Sunday, January 31, 2010

Bankruptcy filing squeezes free daily

Fifteen years after it started, there is cause for concern about the future of California's first and most successful free daily, the Palo Alto Daily News. Its owner, MediaNews Group, has made several damaging changes and now has filed for Chapter 11 bankruptcy.

For many years, the Daily News was the poster boy for free daily newspapers. The Daily News grew and dominated its marketplace south of San Francisco. It was acquired by Knight Ridder for $25 million in 2005 — a record price for a paper its size.

The timing of the paper's owners to sell was fortuitous. A year later, shareholder revolt later that year forced Knight Ridder to sell off its papers and shut down. The Palo Alto paper was shunted off to MediaNews, a chain known more for cost cutting than great journalism. Not surprisingly, the Daily News closed the sister editions it has started in Berkeley, San Mateo, Burlingame, Redwood City and Los Gatos. It also stopped printing on Sunday and Monday.

In the past year, the Daily News dropped its distinctive page size (16 inches deep by 10 3/4-inches wide, known as a long tab). First it went to a short tab, which is almost a square (11-1/4 by 11-3/8 inches). Then, as reported, MediaNews chief executive Dean Singleton became irate when he learned of the change. He ordered the paper become a broadsheet, like its other newspapers in the Bay Area.

Now MediaNews is in bankruptcy court in Delaware, hoping a judge will reduce its debts from $930 million to $178 million. The filing is a "prepackaged" bankruptcy where the creditors (mostly banks) agreed upfront to allow the debt-reduction deal. The company's two top executives, CEO Dean Singleton and President Jody Lodovic, will be paid up to $1.49 million and $2.25 million, respectively, if the bankruptcy plan is approved March 4, according to the San Francisco Peninsula Press Club.

Once the bankruptcy is over, and huge debt-service payments are no longer an issue, MediaNews will be expected to produce profits that are within industry averages. Assets that don't produce profits will be closed.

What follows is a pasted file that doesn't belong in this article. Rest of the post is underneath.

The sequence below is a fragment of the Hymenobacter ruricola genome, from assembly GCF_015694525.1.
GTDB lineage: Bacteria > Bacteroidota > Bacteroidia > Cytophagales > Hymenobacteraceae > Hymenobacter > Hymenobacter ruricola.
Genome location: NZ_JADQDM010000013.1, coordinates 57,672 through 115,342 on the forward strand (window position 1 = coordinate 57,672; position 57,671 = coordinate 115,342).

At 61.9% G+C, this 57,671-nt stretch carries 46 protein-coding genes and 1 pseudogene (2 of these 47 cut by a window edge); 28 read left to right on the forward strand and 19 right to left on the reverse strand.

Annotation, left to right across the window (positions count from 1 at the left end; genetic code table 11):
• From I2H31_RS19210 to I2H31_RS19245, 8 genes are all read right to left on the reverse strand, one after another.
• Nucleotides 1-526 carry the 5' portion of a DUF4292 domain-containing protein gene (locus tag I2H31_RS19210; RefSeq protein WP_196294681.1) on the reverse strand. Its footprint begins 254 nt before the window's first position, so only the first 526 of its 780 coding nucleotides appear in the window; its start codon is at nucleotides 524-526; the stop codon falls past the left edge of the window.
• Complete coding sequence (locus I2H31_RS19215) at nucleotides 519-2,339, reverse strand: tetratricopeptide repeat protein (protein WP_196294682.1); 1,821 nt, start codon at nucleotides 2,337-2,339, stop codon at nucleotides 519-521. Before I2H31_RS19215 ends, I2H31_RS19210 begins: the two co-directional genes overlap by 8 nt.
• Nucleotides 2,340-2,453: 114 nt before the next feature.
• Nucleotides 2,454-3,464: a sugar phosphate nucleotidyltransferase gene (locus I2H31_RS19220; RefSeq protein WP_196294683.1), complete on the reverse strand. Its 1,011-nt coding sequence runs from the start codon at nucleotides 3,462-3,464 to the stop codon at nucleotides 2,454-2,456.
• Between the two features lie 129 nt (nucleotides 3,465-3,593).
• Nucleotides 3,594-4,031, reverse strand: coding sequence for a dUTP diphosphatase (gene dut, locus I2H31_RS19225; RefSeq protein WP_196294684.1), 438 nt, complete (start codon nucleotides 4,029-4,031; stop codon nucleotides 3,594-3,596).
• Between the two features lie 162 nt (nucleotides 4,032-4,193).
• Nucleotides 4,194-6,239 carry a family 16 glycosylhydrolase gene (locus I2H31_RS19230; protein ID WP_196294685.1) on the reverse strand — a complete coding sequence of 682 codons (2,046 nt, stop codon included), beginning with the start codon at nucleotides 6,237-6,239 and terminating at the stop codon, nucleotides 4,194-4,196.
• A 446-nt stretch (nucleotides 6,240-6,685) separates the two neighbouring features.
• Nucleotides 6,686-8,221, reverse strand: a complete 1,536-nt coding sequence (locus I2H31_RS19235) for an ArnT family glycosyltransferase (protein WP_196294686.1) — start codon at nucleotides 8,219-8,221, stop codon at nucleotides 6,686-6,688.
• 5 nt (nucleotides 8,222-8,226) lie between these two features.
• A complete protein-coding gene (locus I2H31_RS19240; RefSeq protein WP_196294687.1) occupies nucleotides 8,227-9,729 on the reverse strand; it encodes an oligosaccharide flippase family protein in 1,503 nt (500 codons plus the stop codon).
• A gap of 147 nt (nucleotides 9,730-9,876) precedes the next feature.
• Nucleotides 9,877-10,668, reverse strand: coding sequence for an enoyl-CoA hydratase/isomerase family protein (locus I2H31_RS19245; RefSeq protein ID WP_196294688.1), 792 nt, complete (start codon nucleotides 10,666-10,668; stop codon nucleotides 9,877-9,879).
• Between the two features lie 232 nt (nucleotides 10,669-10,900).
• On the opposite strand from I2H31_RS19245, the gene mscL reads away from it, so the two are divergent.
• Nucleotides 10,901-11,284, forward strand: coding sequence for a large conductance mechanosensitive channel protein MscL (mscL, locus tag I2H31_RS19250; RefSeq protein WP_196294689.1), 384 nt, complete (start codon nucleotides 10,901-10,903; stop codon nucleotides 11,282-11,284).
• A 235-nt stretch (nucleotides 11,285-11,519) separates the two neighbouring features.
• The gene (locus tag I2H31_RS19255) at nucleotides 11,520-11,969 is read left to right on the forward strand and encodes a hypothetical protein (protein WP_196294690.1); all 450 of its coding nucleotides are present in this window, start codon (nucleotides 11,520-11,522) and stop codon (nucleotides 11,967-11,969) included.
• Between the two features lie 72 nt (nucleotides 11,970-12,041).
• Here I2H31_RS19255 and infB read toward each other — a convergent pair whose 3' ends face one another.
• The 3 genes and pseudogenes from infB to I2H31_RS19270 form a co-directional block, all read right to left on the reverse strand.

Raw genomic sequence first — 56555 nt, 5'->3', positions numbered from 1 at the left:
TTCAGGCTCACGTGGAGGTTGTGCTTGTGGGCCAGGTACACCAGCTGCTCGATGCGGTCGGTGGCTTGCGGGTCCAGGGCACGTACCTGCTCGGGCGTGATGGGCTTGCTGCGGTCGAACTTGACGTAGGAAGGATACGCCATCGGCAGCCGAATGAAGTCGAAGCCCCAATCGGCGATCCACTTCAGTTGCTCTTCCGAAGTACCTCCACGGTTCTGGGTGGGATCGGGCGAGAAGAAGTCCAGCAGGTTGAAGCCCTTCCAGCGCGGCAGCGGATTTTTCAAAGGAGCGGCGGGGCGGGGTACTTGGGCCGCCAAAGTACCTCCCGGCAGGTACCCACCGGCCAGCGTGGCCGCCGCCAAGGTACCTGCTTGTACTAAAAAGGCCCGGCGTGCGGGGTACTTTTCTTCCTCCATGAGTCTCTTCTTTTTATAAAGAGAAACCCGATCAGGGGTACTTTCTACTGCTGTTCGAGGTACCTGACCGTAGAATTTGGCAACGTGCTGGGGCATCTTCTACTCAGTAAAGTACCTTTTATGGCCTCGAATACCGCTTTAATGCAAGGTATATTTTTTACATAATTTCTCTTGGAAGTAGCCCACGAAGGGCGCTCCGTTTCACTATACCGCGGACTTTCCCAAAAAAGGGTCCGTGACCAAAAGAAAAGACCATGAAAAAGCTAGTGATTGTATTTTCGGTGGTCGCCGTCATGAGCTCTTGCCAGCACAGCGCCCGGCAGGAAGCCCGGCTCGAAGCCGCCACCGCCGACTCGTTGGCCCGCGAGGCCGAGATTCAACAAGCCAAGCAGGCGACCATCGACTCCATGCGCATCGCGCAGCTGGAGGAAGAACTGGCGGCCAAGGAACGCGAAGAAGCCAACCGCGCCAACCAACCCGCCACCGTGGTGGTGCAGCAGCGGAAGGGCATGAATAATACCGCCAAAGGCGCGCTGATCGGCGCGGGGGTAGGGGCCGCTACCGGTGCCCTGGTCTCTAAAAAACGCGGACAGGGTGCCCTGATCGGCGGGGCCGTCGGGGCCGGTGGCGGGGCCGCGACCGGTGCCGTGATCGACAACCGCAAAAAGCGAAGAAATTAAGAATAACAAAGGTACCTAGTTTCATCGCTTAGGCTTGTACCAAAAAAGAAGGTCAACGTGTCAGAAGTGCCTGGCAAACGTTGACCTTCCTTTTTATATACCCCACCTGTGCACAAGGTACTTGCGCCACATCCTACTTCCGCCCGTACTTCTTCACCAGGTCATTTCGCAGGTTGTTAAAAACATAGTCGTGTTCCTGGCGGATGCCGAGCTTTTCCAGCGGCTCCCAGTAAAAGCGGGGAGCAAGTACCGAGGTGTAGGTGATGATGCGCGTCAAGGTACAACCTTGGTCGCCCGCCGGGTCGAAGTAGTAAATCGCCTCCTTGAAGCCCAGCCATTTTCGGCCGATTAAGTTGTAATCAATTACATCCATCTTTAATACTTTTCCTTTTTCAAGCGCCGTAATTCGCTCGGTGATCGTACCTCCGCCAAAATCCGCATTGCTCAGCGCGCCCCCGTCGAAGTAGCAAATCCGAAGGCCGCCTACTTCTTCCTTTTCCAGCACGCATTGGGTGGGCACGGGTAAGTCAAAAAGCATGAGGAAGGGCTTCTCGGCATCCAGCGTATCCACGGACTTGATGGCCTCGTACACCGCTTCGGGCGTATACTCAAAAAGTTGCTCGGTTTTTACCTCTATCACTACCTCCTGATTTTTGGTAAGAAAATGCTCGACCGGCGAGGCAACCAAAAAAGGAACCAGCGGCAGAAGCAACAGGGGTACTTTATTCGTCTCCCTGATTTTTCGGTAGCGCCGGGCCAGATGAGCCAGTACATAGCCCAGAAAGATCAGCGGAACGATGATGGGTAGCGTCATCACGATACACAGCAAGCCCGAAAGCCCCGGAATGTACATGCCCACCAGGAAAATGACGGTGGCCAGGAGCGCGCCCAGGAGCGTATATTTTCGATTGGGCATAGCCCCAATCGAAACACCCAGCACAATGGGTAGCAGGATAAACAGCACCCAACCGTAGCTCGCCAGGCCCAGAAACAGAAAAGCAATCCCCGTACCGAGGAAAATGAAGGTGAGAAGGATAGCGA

Cost-cutting has crippled the Daily News, and it remains to be seen if its new format is a success. Given the need of Singleton and Lodovic to impress their owners with profits, one wonders how much time the Daily News will have to return to health.

Newspapers owned by MediaNews have avoided reporting information concerning its bankruptcy filing (Example 1, Example 2). Ironically, two of the most insightful stories about the case ("Post owner: don't shut off our phones" and "Execs cash in on Post parent bankruptcy") have been printed in the Denver Daily News, owned by the original owners of the Palo Alto Daily News, Jim Pavelich and Dave Price.

Saturday, January 02, 2010

Portland (Maine) free daily is intensely local

A veteran of the free daily industry has started a paper in Portland, Maine, that is intensely local. Of the issues we've seen of the Portland Daily Sun, every story on the front page has been local, and the body of the paper has been dominated by local copy. This is a different breed from the commuter free dailies that rely on wire copy. It is obvious that the editor, Curtis Robinson, lives, breathes and eats local news.

Robinson (left) helped free daily pioneer Jim Pavelich start the Summit Daily News in August 1989. He went on to the short-lived Ventura (California) Today. Later he was editor of the Aspen (Colorado) Daily News. Then he helped to start an independent Sunday-only paper in the valley that includes Aspen.

The Portland Daily Sun began in February 2009 and has a daily circulation of 14,000. It publishes Tuesday through Saturday. Robinson is partners with Adam Hirsham and Mark Guerringue of the Conway Daily Sun, a free daily community paper that has operated since 1989. The Conway paper's press prints the Portland paper. Hirsham and Guerringue are investors in free dailies in Berlin, N.H., and Livonia, N.H. Those papers also have the word "sun" in their name, suggesting the sun is rising all over New England. asked Robinson the following questions: Why Portland?